**Question 3. A conducting wire is bent in the form of a circle and a straight conductor AB is kept outside but near the conducting circle. The wires are in the plane of the paper. If the current flowing from A to B gradually increases in magnitude, will there be any current in the circular conductor? If so, in what direction?**

**Answer:**

A magnetic field exists around the current-carrying conductor AB. The magnetic lines of force thus generated around AB) cut the plane of the circular wire.

With the increase in current, the magnetic field as well as the number of lines of force linked with the circular wire increases.

So, current is induced in the circular conductor; and its direction is such that the circular conductor tries to resist the increase of current in the wire AB (according to Lenz’s law).

This can occur only if the induced current flows in a clockwise direction (viewed from the upper face) in the circular conductor.

**Question 4. Two conducting rings P and Q of radius r and 3r move in opposite directions with velocities 2v and v respectively on a conducting surface S. There Is a uniform magnetic field of magnitude B perpendicular to the plane of the rings. What Is the potential difference between the highest points of the two rings?**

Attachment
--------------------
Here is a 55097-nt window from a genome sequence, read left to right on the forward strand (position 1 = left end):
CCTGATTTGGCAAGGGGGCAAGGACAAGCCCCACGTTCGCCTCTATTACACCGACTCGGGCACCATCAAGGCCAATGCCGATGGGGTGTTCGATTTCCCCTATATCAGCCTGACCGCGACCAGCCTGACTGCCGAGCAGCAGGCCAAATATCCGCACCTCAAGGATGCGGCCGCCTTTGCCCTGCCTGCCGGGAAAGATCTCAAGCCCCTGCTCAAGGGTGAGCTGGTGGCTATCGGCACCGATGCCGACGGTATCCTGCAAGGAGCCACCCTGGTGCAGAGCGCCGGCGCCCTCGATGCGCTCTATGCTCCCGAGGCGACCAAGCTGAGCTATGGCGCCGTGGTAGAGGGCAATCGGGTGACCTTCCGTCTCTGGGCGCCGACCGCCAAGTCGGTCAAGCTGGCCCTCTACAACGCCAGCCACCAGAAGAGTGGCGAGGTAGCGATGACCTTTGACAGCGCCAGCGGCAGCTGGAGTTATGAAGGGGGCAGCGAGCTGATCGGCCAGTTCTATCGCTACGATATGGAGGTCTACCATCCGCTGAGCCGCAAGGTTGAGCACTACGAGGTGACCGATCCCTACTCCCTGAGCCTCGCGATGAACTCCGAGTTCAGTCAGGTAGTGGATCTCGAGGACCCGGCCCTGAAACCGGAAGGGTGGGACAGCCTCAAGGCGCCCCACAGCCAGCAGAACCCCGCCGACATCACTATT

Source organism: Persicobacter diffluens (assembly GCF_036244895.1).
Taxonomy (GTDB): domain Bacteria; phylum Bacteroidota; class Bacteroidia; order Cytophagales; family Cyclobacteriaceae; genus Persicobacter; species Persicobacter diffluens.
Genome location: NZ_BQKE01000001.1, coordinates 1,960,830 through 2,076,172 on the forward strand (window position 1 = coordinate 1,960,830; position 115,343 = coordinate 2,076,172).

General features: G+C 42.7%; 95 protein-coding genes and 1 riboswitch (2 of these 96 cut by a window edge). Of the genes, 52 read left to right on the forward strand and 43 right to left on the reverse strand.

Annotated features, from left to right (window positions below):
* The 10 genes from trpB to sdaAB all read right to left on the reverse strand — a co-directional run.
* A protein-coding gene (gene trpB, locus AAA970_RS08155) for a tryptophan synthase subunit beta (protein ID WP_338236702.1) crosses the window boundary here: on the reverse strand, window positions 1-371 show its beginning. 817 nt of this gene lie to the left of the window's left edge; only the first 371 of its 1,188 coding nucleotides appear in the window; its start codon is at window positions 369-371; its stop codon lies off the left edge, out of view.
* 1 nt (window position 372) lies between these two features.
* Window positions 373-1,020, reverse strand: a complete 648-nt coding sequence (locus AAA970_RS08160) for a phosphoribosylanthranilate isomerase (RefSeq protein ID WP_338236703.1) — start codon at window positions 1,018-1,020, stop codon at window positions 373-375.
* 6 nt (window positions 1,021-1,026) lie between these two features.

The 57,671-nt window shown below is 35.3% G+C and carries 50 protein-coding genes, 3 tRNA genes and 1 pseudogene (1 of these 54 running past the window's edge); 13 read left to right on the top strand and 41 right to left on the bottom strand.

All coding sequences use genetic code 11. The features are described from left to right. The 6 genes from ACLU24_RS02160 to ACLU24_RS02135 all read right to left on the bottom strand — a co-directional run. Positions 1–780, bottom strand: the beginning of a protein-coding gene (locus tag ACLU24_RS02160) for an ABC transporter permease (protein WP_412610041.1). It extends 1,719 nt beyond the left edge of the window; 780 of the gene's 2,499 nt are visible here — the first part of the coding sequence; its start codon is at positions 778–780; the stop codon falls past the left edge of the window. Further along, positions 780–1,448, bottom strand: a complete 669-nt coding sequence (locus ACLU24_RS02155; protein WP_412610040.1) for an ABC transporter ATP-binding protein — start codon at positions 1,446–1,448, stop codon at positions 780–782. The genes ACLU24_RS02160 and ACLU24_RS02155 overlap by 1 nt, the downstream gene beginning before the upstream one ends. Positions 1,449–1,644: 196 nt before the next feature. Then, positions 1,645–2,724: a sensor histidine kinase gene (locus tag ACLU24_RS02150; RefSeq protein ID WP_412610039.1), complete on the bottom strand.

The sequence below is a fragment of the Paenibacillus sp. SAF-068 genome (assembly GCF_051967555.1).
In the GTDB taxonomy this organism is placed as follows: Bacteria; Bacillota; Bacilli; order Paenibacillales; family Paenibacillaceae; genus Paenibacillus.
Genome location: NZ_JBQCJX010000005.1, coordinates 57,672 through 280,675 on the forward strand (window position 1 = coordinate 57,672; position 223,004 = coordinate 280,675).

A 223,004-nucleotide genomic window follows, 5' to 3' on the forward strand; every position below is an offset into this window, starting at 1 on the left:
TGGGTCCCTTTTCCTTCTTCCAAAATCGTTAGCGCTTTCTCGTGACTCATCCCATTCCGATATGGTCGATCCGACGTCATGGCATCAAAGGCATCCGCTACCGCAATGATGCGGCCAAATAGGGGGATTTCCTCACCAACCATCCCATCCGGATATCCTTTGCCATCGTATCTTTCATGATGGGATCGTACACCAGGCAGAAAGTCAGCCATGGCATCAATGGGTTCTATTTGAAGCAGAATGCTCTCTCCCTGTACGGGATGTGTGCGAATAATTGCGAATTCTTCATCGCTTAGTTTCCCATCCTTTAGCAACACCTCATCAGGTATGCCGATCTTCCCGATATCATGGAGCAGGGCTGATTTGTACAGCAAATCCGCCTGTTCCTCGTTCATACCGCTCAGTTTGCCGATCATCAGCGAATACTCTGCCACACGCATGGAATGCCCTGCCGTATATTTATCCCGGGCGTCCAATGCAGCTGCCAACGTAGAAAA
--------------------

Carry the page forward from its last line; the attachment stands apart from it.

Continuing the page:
Answer:

The potential difference between highest point E and lowest point A of ring P,

⇒ \(V_A-V_E=B \cdot 2 v \cdot 2 r=4 B v r\) → (1)

A potential difference between highest point D and lowest point C of ring Q,

⇒ \(V_D-V_C=B \cdot v \cdot 6 r=6 B v r\) → (2)

As the two rings move on the same conducting surface S,

∴ \(V_A=V_C\)

From equations (1) and (2),

∴ \(V_D-V_E=10 B v r\)